When most people think of drug addiction, they probably picture illegal drugs such as cocaine or heroin. Medicines including painkillers can also be addictive, however, whether they are sourced illegally and used recreationally or legitimately prescribed.
There has been what is often described as an ‘epidemic’ of painkiller misuse in the US and, while the situation is not so out of control in the UK, a recent Public Health England review found that millions of people were being prescribed potentially addictive drugs. “While the scale and nature of opioid prescribing does not reflect the so-called crisis in North America, the NHS needs to take action now to protect patients,” one of the authors stated.
But is co-codamol addictive and should you be concerned if you are taking it?
Co-codamol is a combination of two painkillers – paracetamol and codeine. While paracetamol is one of the most commonly used painkillers, it is still not fully understood how it works. It is thought to block chemical messengers in the brain, reducing the perception of pain, but the exact mechanism is still debated and there may be a combination of factors at play. It is generally used for mild to moderate pain and can also reduce fever.
Codeine is an opiate or opioid, similar to other painkillers such as morphine and oxycodone, as well as illegal drugs including heroin. It works in the central nervous system and the brain to block pain signals to the rest of the body. It can also reduce the anxiety and stress caused by pain.
Codeine is not as strong as other opioid-based painkillers like morphine oxycodone or fentanyl and is generally present in smaller amounts in the mixed medicine co-codamol than when it is prescribed on its own. It is still stronger than paracetamol, however and can be dangerous if not taken as directed. When it is used correctly, the combination of the two different painkillers in co-codamol can be very effective at controlling or managing pain.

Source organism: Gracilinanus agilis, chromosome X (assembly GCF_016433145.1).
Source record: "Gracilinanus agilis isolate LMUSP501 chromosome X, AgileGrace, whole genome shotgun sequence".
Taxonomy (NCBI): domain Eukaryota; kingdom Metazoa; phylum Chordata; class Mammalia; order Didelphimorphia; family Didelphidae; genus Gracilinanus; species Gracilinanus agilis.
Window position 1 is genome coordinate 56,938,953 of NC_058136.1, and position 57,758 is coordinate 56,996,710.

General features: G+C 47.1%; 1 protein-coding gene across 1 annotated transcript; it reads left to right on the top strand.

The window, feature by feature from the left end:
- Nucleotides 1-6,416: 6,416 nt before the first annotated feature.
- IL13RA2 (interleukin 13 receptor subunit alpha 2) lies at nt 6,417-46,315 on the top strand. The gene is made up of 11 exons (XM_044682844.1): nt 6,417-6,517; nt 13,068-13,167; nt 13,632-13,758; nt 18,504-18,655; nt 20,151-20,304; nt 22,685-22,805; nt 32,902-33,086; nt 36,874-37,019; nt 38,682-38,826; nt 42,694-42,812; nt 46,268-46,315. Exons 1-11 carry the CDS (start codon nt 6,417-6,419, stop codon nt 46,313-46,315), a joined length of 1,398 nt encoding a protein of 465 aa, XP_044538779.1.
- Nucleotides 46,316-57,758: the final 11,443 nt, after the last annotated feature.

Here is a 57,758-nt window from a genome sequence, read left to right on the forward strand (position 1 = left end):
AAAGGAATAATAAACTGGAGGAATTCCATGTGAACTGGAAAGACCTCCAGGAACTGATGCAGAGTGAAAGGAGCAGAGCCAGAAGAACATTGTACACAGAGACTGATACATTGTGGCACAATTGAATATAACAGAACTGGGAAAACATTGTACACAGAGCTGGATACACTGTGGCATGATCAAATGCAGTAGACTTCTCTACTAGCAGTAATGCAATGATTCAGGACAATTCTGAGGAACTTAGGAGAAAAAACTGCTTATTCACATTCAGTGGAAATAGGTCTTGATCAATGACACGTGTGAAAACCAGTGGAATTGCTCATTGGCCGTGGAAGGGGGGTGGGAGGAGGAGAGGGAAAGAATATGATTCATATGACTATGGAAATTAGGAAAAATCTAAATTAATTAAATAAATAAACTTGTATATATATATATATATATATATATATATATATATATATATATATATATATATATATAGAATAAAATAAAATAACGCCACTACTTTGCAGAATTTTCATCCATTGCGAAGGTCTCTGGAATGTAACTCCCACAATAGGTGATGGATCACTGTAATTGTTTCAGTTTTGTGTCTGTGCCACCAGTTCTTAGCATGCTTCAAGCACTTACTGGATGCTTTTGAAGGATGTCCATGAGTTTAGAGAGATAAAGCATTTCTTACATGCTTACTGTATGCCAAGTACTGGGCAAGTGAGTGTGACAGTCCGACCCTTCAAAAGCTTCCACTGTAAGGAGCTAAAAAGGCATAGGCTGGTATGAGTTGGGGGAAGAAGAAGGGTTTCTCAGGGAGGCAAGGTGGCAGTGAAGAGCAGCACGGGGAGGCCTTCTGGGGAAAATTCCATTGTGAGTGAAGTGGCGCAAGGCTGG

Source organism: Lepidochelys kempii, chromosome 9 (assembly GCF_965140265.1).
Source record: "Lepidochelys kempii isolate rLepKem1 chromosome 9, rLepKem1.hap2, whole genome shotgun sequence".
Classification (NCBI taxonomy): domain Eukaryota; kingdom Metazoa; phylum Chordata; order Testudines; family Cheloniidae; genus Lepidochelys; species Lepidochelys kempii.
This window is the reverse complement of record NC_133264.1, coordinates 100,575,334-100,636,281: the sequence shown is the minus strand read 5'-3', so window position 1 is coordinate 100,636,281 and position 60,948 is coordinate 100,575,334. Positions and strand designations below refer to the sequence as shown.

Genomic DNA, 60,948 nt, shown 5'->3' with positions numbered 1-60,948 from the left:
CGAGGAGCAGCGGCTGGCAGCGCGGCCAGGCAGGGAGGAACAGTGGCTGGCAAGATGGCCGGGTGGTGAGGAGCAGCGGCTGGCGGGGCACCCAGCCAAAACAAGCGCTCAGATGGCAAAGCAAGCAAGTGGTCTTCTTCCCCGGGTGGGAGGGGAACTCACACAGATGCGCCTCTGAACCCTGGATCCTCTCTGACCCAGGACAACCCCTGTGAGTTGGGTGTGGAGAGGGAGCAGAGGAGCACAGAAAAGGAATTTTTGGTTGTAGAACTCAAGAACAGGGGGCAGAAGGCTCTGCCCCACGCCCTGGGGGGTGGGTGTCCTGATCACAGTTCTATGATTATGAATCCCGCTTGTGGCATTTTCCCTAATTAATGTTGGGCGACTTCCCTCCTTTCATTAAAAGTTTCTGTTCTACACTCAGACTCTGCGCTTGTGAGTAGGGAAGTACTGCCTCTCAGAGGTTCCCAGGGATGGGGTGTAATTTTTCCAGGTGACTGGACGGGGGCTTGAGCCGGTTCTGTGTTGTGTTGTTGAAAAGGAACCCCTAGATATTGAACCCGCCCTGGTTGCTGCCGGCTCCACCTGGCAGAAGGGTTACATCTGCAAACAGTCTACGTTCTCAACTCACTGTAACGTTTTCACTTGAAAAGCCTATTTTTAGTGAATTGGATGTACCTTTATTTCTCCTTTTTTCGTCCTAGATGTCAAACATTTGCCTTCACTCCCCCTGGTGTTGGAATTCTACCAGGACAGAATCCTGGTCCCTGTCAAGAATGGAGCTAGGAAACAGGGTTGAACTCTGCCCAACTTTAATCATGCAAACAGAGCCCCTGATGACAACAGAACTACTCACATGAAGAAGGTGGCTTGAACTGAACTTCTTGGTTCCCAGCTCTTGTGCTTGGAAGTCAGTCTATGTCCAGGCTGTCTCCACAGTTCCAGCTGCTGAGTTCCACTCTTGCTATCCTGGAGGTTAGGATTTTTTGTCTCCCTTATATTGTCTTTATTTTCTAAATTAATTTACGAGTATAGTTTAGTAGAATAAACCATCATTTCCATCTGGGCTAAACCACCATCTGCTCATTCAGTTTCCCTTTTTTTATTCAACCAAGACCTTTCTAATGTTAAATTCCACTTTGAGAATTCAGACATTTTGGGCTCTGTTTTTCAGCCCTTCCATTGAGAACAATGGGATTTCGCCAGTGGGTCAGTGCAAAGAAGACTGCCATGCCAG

The Addictive Potential of Co-codamol
While paracetamol is not generally considered to be addictive, codeine certainly can be. Co-codamol dependence is therefore related to the codeine part of the medication.
Like other opioids, codeine blocks pain signals but can also produce sensations of relaxation and euphoria. This is one of the reasons why the drug is frequently sought out and used recreationally. As Dr Lewis Nelson, a professor of emergency medicine at New York University’s Langone Medical Center, told Live Science: “It would be great if you could dissociate the pain-relieving part of [opioids] from the euphoria-inducing part of [opioids], but you can’t. They’re inextricably linked.”
Wanting to seek out pleasurable feelings by using more of the drug is one way that an addiction can start to take hold. Repeatedly using an opioid like the codeine in co-codamol can also result in you developing a tolerance to the drug. This means that you need to take more of it for the same effect. If you start to experience more pain, this can lead to you using more of the drug, locking you into a vicious cycle of habitual use.
You can also become dependent on codeine. Essentially, you adjust to having the drug in your system and when it is suddenly withdrawn you might experience a range of physical and psychological withdrawal symptoms. All these factors can combine to produce an addiction to codeine and therefore to co-codamol. You can develop an addiction to co-codamol even if you are using it as prescribed.
Signs of Co-codamol Dependence and Addiction
Addiction can creep up on you, especially if you are using painkillers long-term and as directed. There are some signs of co-codamol addiction to look out for, however, whether in yourself or others.